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India
13 Jul 2017

Maharashtra becomes first Indian state to criminalize social boycott

Social boycott now a punishable offence in Maharashtra

Maharashtra has become the first Indian state to criminalize social boycott. The Prohibition of People from Social Boycott (Prevention, Prohibition and Redressal) Act, 2016, prescribes up to three years in jail and maximum fine of Rs. 1L.

The law was passed by the assembly in May'16. The president gave assent on June 20.

This gives life to the initiative by late rationalist Narendra Dabholkar.

In context

Social boycott now a punishable offence in Maharashtra

Incidents of ostracization in Maharashtra are appalling

Social ostracization is routinely practiced in Maharashtra by various communities. In one case, a mountaineer who had conquered Mt Everest was boycotted as his wife didn't wear a bindi and mangalsutra. In Osmanabad, Dalit families were targeted for playing songs dedicated to BR Ambedkar.

Now three years' jail or Rs. 50,000 fine for boycott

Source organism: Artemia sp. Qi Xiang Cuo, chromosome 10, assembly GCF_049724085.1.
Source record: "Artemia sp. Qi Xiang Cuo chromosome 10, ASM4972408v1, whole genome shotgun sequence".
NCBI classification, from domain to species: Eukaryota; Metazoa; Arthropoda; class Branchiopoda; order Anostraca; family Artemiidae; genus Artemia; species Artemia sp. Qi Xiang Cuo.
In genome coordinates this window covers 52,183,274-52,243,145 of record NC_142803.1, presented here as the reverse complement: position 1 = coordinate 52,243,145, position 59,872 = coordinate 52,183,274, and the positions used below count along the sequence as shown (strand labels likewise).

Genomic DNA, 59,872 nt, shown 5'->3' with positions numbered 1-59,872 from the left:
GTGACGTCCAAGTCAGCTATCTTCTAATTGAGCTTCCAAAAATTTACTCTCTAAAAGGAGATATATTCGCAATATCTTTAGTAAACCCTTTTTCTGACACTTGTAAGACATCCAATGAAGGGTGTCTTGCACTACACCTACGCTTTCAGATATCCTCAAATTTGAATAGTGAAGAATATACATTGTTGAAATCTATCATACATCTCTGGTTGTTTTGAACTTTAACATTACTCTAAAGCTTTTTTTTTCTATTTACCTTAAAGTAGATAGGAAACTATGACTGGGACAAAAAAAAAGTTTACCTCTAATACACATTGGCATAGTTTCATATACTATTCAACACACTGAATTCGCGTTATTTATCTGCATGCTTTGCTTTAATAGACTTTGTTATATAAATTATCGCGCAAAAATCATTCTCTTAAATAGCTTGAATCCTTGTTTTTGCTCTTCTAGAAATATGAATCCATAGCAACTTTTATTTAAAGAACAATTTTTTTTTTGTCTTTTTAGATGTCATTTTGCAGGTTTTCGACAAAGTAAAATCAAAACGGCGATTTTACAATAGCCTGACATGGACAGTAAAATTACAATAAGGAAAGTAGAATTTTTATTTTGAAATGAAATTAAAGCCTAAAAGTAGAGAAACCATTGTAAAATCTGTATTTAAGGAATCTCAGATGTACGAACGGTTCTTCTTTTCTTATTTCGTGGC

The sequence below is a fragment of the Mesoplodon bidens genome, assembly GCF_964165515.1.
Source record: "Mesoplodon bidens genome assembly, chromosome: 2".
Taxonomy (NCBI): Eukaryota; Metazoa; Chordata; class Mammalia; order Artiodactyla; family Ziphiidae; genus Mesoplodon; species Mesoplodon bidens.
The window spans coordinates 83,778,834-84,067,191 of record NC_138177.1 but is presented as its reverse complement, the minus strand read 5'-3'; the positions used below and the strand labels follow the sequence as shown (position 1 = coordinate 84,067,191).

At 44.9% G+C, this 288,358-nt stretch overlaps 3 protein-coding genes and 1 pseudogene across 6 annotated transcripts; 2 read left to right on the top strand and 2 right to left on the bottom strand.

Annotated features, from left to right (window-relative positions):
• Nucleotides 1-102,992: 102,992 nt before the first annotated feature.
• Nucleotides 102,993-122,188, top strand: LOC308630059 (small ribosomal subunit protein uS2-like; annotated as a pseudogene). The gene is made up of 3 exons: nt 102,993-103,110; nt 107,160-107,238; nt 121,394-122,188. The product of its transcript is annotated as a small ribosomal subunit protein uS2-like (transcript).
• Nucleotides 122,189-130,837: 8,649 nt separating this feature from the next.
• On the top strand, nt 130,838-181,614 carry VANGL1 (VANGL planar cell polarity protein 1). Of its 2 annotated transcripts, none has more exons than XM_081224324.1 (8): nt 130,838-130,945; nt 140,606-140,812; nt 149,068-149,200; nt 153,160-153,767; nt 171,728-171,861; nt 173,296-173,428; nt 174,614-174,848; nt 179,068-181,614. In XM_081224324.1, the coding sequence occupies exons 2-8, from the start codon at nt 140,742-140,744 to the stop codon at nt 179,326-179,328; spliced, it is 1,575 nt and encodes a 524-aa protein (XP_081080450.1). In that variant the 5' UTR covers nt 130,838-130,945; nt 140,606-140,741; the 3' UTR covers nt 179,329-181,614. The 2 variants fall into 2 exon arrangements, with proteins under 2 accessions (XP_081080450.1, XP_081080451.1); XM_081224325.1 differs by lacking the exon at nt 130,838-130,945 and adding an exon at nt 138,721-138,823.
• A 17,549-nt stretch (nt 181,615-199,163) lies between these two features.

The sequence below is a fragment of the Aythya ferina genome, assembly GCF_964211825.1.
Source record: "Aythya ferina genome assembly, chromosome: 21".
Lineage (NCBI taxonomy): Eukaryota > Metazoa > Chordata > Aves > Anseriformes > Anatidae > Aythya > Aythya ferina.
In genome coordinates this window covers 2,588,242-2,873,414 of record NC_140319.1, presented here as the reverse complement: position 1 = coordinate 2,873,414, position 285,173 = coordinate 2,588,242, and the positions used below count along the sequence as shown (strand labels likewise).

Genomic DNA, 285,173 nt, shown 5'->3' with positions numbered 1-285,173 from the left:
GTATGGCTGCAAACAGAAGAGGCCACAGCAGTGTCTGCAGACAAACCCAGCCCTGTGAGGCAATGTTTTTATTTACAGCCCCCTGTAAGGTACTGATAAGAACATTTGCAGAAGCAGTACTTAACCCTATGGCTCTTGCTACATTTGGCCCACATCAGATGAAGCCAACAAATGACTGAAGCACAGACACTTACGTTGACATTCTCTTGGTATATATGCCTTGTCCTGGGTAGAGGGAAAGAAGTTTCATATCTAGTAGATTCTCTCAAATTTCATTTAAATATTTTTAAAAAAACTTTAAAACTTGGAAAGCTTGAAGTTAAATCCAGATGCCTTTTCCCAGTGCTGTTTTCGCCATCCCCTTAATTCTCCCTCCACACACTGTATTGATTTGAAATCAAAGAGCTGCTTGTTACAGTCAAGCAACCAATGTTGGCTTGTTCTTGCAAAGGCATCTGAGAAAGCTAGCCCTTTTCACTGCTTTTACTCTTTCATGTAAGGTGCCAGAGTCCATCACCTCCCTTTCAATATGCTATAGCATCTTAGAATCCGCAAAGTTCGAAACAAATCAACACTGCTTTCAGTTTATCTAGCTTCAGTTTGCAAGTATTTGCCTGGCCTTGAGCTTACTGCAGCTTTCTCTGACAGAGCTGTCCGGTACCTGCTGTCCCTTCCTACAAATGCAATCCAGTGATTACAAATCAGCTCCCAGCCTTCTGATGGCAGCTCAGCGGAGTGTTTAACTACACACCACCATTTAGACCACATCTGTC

Law

Now three years' jail or Rs. 50,000 fine for boycott

According to the act, action would be taken against extra-judicial bodies like panchayats if they propose social boycott as a form of punishment.

Punishment would be same for abetment.

The Maharashtra Andhashraddha Nirmoolan Samiti founded by Dabholkar submitted the draft bill to the state government in 2015.

After it was cleared by the state, it needed approval from six ministries and the president.

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The Act 'a renaissance and a recognition of individualism'

Dabholkar, who successfully outlawed superstition and black magic in Maharashtra, was shot dead by unknown gunmen in 2013, when he was fighting against caste panchayats. His daughter Mukta, now with the MANS, called the Act "a renaissance and a recognition of individualism".

History

This isn't the first such act though

The Bombay Prevention of Excommunication Act was implemented in 1949, which focused mainly on the Dawoodi Bohras who routinely practiced social expulsion.

However, the act was short-lived. In 1951, community leader Syedna Taher Saifuddin challenged the regulation, saying it infringed upon his rights as a religious head.

After a prolonged legal process, the SC declared the Act invalid in 1962.

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